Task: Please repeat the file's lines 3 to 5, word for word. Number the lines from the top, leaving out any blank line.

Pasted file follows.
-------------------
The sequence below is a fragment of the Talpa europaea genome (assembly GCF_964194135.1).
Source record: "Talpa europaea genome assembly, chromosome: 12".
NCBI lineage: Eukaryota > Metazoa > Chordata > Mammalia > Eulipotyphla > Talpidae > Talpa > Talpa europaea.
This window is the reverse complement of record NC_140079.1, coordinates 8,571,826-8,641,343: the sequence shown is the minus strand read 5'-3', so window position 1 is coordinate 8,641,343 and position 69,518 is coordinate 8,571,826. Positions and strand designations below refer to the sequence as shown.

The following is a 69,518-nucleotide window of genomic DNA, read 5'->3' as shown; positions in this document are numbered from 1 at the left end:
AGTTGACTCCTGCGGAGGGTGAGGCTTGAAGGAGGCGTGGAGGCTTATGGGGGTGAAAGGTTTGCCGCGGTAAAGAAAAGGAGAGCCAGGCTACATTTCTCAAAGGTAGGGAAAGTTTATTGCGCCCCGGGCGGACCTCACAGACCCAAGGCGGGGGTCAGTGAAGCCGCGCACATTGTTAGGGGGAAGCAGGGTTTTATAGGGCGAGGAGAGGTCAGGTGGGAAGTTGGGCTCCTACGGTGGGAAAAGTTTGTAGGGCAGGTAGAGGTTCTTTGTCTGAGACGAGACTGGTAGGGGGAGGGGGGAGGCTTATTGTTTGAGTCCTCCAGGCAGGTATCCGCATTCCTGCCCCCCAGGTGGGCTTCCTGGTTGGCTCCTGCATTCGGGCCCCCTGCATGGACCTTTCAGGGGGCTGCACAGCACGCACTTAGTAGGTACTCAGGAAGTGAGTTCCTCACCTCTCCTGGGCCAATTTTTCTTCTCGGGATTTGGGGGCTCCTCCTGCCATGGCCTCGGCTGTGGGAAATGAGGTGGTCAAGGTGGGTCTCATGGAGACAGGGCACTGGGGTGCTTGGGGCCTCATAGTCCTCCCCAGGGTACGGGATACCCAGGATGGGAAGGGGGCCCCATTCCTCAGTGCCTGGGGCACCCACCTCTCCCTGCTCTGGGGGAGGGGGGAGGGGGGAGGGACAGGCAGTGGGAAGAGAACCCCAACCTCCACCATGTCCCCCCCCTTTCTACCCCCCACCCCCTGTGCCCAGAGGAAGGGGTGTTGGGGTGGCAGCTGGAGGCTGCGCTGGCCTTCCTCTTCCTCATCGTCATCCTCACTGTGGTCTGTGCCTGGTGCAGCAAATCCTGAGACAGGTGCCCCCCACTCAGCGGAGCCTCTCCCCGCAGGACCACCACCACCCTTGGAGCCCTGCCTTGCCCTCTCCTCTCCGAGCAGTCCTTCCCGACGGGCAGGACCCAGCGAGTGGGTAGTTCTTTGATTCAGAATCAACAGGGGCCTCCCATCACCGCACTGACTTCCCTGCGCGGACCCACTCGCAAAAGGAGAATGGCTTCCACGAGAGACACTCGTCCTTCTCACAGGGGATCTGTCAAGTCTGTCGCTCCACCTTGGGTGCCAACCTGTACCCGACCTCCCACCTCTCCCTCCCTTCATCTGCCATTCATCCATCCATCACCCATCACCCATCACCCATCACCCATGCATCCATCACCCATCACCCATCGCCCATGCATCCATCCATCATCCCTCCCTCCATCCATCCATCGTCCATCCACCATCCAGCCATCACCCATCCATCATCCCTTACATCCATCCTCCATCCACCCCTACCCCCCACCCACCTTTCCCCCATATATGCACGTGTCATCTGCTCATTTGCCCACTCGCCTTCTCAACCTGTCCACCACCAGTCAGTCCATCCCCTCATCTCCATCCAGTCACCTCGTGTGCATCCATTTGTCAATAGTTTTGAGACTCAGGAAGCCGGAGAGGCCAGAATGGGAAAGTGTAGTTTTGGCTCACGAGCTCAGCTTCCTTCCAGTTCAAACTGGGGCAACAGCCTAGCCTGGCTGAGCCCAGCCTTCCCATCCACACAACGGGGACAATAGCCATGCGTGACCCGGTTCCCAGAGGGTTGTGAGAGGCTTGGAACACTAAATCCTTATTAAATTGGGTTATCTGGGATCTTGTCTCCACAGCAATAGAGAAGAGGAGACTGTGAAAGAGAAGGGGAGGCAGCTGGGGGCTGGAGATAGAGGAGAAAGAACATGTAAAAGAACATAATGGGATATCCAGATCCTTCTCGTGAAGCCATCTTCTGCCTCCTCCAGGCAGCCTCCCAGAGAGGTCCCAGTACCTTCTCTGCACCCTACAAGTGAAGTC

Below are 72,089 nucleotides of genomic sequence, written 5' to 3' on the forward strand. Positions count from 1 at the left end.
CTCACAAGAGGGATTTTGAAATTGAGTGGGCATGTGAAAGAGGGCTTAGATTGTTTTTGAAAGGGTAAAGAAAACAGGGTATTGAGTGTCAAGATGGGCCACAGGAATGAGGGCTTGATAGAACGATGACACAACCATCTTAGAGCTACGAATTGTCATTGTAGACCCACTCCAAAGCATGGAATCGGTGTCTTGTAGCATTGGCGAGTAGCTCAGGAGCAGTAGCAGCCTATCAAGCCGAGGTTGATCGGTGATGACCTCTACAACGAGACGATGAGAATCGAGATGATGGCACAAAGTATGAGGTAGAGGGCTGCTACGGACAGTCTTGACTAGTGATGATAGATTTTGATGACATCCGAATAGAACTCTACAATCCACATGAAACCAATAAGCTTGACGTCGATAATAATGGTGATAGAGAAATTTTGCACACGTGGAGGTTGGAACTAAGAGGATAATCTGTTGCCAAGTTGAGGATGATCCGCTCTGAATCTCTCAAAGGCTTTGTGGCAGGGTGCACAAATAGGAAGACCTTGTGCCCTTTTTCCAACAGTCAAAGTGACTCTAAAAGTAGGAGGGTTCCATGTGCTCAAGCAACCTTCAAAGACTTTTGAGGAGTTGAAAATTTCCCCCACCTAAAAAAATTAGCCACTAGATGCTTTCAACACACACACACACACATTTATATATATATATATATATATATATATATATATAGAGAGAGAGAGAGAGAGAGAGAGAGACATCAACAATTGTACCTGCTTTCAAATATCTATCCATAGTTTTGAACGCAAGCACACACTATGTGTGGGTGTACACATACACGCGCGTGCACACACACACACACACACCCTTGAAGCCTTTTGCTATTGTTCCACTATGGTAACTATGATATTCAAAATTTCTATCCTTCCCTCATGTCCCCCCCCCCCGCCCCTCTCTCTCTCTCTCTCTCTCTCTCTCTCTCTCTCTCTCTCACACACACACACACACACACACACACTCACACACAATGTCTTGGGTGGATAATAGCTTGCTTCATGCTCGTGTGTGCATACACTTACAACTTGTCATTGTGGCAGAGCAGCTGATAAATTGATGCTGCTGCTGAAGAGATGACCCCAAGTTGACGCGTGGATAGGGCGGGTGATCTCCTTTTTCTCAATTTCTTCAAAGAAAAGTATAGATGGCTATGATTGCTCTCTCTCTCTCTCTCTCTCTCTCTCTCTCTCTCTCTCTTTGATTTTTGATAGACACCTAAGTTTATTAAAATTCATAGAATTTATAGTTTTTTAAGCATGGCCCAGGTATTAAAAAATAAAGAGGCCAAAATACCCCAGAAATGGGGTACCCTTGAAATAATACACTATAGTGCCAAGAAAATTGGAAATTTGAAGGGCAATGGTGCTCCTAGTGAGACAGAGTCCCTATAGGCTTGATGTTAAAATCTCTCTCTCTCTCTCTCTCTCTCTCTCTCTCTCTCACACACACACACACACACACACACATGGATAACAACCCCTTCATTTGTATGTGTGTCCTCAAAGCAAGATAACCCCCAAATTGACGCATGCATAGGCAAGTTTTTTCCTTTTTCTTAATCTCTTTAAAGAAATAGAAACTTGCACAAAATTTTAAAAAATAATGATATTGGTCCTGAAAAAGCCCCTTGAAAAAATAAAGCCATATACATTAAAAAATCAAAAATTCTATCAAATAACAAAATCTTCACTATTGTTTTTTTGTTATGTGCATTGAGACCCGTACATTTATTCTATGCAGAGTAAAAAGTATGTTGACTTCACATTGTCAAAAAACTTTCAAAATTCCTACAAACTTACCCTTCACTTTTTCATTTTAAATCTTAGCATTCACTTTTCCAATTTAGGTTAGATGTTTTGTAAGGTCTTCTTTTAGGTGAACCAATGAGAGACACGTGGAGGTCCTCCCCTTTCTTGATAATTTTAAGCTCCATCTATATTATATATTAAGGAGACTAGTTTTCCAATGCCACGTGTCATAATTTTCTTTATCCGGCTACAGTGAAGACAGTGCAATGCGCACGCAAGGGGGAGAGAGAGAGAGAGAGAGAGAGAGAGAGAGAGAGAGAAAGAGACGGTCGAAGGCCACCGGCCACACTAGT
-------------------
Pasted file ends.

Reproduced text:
NCBI lineage: Eukaryota > Metazoa > Chordata > Mammalia > Eulipotyphla > Talpidae > Talpa > Talpa europaea.
This window is the reverse complement of record NC_140079.1, coordinates 8,571,826-8,641,343: the sequence shown is the minus strand read 5'-3', so window position 1 is coordinate 8,641,343 and position 69,518 is coordinate 8,571,826. Positions and strand designations below refer to the sequence as shown.

The following is a 69,518-nucleotide window of genomic DNA, read 5'->3' as shown; positions in this document are numbered from 1 at the left end: